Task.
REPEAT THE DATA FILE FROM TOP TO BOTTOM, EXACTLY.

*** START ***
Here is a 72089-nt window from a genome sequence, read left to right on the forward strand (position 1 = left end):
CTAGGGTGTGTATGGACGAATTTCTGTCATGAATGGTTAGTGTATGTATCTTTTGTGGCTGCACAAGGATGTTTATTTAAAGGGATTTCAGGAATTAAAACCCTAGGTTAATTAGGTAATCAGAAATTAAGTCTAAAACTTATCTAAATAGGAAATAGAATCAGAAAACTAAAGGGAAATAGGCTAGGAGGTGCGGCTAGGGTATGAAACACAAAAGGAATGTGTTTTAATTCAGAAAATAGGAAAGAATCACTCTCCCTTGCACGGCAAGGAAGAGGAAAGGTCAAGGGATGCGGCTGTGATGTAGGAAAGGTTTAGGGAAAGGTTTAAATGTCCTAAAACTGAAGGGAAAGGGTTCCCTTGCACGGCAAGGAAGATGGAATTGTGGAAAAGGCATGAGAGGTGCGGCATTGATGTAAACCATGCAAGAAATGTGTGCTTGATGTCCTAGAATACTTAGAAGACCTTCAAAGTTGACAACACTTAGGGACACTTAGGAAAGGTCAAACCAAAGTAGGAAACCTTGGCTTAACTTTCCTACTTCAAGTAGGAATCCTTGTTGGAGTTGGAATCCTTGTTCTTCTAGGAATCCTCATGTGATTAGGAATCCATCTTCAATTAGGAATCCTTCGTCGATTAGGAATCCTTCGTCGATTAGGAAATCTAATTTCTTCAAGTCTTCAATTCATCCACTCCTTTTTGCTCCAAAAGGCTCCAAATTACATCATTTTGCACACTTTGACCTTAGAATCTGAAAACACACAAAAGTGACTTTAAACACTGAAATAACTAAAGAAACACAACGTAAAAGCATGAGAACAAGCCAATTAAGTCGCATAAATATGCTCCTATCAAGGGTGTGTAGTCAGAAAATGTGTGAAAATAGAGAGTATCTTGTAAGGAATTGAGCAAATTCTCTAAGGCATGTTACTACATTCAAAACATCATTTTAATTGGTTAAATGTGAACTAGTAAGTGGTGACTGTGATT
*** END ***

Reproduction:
Here is a 72089-nt window from a genome sequence, read left to right on the forward strand (position 1 = left end):
CTAGGGTGTGTATGGACGAATTTCTGTCATGAATGGTTAGTGTATGTATCTTTTGTGGCTGCACAAGGATGTTTATTTAAAGGGATTTCAGGAATTAAAACCCTAGGTTAATTAGGTAATCAGAAATTAAGTCTAAAACTTATCTAAATAGGAAATAGAATCAGAAAACTAAAGGGAAATAGGCTAGGAGGTGCGGCTAGGGTATGAAACACAAAAGGAATGTGTTTTAATTCAGAAAATAGGAAAGAATCACTCTCCCTTGCACGGCAAGGAAGAGGAAAGGTCAAGGGATGCGGCTGTGATGTAGGAAAGGTTTAGGGAAAGGTTTAAATGTCCTAAAACTGAAGGGAAAGGGTTCCCTTGCACGGCAAGGAAGATGGAATTGTGGAAAAGGCATGAGAGGTGCGGCATTGATGTAAACCATGCAAGAAATGTGTGCTTGATGTCCTAGAATACTTAGAAGACCTTCAAAGTTGACAACACTTAGGGACACTTAGGAAAGGTCAAACCAAAGTAGGAAACCTTGGCTTAACTTTCCTACTTCAAGTAGGAATCCTTGTTGGAGTTGGAATCCTTGTTCTTCTAGGAATCCTCATGTGATTAGGAATCCATCTTCAATTAGGAATCCTTCGTCGATTAGGAATCCTTCGTCGATTAGGAAATCTAATTTCTTCAAGTCTTCAATTCATCCACTCCTTTTTGCTCCAAAAGGCTCCAAATTACATCATTTTGCACACTTTGACCTTAGAATCTGAAAACACACAAAAGTGACTTTAAACACTGAAATAACTAAAGAAACACAACGTAAAAGCATGAGAACAAGCCAATTAAGTCGCATAAATATGCTCCTATCAAGGGTGTGTAGTCAGAAAATGTGTGAAAATAGAGAGTATCTTGTAAGGAATTGAGCAAATTCTCTAAGGCATGTTACTACATTCAAAACATCATTTTAATTGGTTAAATGTGAACTAGTAAGTGGTGACTGTGATT